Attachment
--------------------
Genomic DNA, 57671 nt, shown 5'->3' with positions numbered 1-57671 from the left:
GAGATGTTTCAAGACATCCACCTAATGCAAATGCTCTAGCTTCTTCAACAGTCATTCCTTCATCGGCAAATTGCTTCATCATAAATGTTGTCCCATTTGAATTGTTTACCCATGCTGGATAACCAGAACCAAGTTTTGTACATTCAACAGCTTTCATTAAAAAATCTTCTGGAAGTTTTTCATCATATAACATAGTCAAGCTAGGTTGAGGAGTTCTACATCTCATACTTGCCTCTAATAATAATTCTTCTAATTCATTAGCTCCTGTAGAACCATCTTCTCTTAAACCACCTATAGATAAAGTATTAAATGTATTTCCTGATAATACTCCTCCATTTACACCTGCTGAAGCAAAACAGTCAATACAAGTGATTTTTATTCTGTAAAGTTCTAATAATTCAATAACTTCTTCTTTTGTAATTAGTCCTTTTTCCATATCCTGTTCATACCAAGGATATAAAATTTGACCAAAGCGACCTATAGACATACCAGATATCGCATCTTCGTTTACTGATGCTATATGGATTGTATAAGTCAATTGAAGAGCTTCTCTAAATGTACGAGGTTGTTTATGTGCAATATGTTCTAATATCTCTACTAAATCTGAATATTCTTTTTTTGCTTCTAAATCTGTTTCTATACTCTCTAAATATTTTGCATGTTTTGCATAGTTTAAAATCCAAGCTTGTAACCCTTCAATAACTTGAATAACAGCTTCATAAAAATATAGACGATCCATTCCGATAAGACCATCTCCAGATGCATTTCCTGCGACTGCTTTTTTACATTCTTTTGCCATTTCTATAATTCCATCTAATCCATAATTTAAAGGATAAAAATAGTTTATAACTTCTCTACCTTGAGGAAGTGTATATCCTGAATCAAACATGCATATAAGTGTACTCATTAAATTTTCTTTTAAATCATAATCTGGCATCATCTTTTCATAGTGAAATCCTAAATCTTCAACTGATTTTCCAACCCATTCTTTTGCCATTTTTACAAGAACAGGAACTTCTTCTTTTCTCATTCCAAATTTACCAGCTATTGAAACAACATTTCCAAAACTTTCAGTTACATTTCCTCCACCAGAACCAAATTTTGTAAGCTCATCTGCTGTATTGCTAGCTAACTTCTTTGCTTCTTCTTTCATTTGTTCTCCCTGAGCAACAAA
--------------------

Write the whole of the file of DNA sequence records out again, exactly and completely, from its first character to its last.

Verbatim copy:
Genomic DNA, 57671 nt, shown 5'->3' with positions numbered 1-57671 from the left:
GAGATGTTTCAAGACATCCACCTAATGCAAATGCTCTAGCTTCTTCAACAGTCATTCCTTCATCGGCAAATTGCTTCATCATAAATGTTGTCCCATTTGAATTGTTTACCCATGCTGGATAACCAGAACCAAGTTTTGTACATTCAACAGCTTTCATTAAAAAATCTTCTGGAAGTTTTTCATCATATAACATAGTCAAGCTAGGTTGAGGAGTTCTACATCTCATACTTGCCTCTAATAATAATTCTTCTAATTCATTAGCTCCTGTAGAACCATCTTCTCTTAAACCACCTATAGATAAAGTATTAAATGTATTTCCTGATAATACTCCTCCATTTACACCTGCTGAAGCAAAACAGTCAATACAAGTGATTTTTATTCTGTAAAGTTCTAATAATTCAATAACTTCTTCTTTTGTAATTAGTCCTTTTTCCATATCCTGTTCATACCAAGGATATAAAATTTGACCAAAGCGACCTATAGACATACCAGATATCGCATCTTCGTTTACTGATGCTATATGGATTGTATAAGTCAATTGAAGAGCTTCTCTAAATGTACGAGGTTGTTTATGTGCAATATGTTCTAATATCTCTACTAAATCTGAATATTCTTTTTTTGCTTCTAAATCTGTTTCTATACTCTCTAAATATTTTGCATGTTTTGCATAGTTTAAAATCCAAGCTTGTAACCCTTCAATAACTTGAATAACAGCTTCATAAAAATATAGACGATCCATTCCGATAAGACCATCTCCAGATGCATTTCCTGCGACTGCTTTTTTACATTCTTTTGCCATTTCTATAATTCCATCTAATCCATAATTTAAAGGATAAAAATAGTTTATAACTTCTCTACCTTGAGGAAGTGTATATCCTGAATCAAACATGCATATAAGTGTACTCATTAAATTTTCTTTTAAATCATAATCTGGCATCATCTTTTCATAGTGAAATCCTAAATCTTCAACTGATTTTCCAACCCATTCTTTTGCCATTTTTACAAGAACAGGAACTTCTTCTTTTCTCATTCCAAATTTACCAGCTATTGAAACAACATTTCCAAAACTTTCAGTTACATTTCCTCCACCAGAACCAAATTTTGTAAGCTCATCTGCTGTATTGCTAGCTAACTTCTTTGCTTCTTCTTTCATTTGTTCTCCCTGAGCAACAAA